Brazil’s central bank nearly doubled the amount of swap contracts that it will offer to roll over on Friday, just hours after cautioning traders that the real has weakened more than justified.
The central bank will offer 11,000 foreign-exchange swap contracts in a rollover auction to extend maturities on Friday, according to a statement after the close of markets. That’s up from 6,000 contracts a day it had been offering this month.
The currency lost 1.4 percent to 3.5356 per dollar on Thursday, extending a monthly drop to 9.9 percent, the biggest decline among the 16 most-traded currencies. The real depreciated to a 12-year low after President Dilma Rousseff suffered a series of new setbacks in Congress that further erodes government efforts to shore up fiscal accounts. The selloff started July 22, when Finance Minister Joaquim Levy cut Brazil’s fiscal target.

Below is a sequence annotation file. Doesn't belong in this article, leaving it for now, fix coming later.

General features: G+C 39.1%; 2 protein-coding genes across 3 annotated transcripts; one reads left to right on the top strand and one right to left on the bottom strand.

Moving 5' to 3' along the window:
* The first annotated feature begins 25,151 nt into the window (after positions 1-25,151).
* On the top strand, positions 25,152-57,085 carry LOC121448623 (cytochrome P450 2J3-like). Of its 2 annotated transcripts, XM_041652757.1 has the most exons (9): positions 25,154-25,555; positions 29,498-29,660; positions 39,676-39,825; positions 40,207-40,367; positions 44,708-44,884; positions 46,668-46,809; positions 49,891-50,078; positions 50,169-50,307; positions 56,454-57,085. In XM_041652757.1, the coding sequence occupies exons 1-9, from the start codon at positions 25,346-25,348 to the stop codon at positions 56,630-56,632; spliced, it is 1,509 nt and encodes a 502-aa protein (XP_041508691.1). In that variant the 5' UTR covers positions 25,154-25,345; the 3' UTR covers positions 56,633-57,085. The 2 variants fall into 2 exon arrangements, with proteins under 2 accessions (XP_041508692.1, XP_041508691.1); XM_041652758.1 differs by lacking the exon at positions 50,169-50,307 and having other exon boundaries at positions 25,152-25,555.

“The current level of the exchange rate is way above what could be explained by the economic fundamentals of Brazil, even taking into account the delicate political situation,” Monetary Policy Director Aldo Mendes said Thursday, according to a statement read by his press office over the phone. “Buying currency at this level may pose a potential risk of loss in the medium term.”
Newspaper Valor Economico reported Mendes’s comments earlier on Thursday.